Seeking Yield? Look Beyond Treasuries

03/15/2012 6:45 am EST

Focus: STRATEGIES

Income investors have much better options than the now-dangerously-low-yield Treasuries, says Scott Colyer, who shares some of his preferred ideas, and discusses how asset allocation models have changed in recent years.

Kate Stalter: Today, our guest is Scott Colyer, CEO of Advisors Asset Management. Scott, you recently wrote a blog post that I found very interesting, titled “Of Tulips and Treasuries: Treasuries Securities Entering the Bubble Zone.”

So, tell our listeners today what you see happening in the Treasuries market.

Scott Colyer: Well first of all, I think when you look at it from just an absolute viewpoint of where that market’s been over the past ten years, 20 years, 50 years, and 100 years or 200 years, there's only been one point in history, and that was just after WWII, when yields were this low.

For all the other time, yields were much higher than that. So you have to ask yourself, “Potentially, could yields be too low and prices be too high?” And we think they are...for a number of reasons, we think they are.

Kate Stalter: Let's talk a little about how investors should handle that. A lot of people go into Treasuries because they consider them a safe investment. What should these investors be doing right now?

Scott Colyer: Well, with every investor, normally you want to sit back and say, “What is my expected reward and what is my expected level of risk?” And you're absolutely right that this generation of investors has learned to believe that Treasuries offer a risk-free form of investing.

What this generation is missing is that during most of our entire investing lives, we've been in a secular bull move for bonds. So really, it didn't matter when you bought or what maturity you bought. If you started since 1980, you've pretty much been right. That has to do not only with the individuals out there investing, but also professional money managers who invest in bonds.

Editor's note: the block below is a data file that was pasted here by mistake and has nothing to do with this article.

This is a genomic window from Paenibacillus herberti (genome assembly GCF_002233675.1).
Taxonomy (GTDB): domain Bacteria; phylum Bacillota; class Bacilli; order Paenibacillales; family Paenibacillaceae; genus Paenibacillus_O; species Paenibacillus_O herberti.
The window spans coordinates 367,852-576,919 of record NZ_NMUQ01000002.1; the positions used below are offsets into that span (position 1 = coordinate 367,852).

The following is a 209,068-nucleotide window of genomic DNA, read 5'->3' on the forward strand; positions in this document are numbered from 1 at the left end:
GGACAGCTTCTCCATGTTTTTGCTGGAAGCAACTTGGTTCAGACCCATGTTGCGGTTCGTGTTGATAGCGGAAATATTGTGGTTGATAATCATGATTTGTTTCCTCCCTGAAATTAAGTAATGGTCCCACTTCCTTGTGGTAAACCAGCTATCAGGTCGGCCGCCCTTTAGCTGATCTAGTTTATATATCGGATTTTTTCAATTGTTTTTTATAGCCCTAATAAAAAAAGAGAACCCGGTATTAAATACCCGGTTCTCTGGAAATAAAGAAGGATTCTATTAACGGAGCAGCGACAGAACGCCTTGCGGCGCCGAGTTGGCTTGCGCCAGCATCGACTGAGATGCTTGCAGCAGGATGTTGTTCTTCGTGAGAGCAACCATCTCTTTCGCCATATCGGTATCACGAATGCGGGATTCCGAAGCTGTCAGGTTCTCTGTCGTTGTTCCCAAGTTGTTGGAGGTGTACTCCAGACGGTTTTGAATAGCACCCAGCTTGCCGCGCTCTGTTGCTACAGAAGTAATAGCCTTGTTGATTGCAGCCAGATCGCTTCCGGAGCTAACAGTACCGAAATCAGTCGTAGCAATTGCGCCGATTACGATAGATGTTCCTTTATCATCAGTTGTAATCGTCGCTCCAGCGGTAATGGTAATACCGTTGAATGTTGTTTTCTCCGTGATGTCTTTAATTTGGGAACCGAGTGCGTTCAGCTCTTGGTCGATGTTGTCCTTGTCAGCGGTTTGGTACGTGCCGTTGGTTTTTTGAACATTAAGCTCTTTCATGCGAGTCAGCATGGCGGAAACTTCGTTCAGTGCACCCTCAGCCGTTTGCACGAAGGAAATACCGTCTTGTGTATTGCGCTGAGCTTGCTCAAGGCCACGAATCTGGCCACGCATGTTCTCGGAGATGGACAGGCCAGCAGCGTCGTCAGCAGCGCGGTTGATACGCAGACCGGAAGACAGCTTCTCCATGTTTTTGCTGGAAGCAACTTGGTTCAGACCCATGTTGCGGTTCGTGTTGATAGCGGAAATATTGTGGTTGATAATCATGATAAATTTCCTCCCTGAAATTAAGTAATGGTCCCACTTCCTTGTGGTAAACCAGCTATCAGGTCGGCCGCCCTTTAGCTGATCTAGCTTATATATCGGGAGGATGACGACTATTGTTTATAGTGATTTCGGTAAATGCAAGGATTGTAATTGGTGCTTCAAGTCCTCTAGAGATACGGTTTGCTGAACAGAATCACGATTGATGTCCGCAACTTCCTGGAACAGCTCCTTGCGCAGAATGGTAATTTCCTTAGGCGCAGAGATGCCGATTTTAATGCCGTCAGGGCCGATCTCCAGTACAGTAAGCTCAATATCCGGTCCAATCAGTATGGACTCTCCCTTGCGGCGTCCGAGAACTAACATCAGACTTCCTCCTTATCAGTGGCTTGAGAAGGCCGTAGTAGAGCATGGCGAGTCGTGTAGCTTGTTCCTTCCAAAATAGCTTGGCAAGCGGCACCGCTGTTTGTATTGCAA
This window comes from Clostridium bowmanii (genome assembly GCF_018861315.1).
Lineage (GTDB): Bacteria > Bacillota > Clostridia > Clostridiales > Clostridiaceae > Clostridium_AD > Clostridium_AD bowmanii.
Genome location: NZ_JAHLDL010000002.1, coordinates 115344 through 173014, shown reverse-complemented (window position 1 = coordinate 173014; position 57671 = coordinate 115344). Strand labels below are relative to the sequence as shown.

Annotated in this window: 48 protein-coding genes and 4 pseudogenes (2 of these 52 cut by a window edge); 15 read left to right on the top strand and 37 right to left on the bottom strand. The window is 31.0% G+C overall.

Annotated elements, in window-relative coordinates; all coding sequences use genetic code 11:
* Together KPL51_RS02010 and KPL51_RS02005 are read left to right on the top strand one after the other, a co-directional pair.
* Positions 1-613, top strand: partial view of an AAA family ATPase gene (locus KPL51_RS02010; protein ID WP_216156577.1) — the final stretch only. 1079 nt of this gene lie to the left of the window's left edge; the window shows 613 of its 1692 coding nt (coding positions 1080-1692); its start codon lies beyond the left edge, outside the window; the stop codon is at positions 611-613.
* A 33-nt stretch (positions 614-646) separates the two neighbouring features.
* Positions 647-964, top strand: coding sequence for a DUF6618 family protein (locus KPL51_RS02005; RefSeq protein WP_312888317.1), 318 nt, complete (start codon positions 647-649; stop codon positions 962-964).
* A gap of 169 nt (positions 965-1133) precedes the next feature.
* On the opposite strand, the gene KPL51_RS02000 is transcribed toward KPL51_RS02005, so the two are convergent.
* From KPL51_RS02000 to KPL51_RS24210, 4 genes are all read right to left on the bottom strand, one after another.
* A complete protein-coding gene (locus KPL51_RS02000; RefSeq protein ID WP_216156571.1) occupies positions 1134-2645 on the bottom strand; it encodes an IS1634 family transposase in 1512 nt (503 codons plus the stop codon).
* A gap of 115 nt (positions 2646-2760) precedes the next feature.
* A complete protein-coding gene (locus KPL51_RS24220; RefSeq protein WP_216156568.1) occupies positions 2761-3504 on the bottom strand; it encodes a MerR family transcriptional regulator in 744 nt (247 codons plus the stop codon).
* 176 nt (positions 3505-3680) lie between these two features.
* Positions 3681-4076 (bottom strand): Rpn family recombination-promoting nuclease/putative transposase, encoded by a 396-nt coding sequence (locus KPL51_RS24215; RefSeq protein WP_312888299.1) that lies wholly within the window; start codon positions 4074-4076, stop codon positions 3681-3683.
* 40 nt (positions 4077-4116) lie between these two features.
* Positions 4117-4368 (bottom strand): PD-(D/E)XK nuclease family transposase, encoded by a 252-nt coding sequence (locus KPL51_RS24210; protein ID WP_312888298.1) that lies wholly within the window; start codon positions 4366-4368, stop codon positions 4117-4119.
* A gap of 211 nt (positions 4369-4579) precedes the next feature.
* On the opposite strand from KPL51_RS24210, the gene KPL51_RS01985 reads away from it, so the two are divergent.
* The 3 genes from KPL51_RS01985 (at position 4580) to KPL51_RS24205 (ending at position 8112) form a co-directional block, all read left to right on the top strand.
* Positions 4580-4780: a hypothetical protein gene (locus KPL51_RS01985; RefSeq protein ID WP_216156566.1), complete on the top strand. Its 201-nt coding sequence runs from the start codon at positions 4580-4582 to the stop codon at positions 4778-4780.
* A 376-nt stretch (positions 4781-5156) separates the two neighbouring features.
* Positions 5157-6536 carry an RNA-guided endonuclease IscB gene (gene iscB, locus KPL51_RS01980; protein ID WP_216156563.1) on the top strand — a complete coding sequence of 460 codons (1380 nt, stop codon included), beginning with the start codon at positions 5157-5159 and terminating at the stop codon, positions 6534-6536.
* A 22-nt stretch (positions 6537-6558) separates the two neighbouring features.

Really, even their mistakes probably turned out much better than they should have. The Treasury market, really people should look at that and say, “If I want to buy a ten-year Treasury and I'm going to get 2.3% per year for the next ten years,” maybe that's better for them, and maybe that's a fair return.

I would just tell you that the chances of something going wrong are actually fairly high. Right now, we have a Federal Reserve that is actively buying Treasuries as a result of the most recent Operation Twist. They probably are holding prices up and yields down.

In fact, that's their intent, but at some point—probably well within the ten-year horizon of that Treasury investor—they'll stop doing that, and yields will, quite frankly, have a return to normalcy. Normalcy being somewhat higher than that.

Just an example, Kate, that I'd like to point out: if you buy a ten-year note today, and yields go up just by 1%—so from 2.3% to 3.3%—that’s going to cost you about 9% of your principal, because the value of that bond, the principal, will drop by that much. People don't remember that, because this generation has not had to put up with that type of volatility or higher yields in the bond market.

So remember, as the Fed is out there trying to create some inflation expectation, to the extent that they're successful, they will probably cause the Treasury market to return to its more normalized levels over a time period, and that would work against the bond investor.

Therefore, we think there are better places to be. Those better places would be in lower investment-grade paper, would be in high-yield paper, and we even like a lot of the real estate REIT market.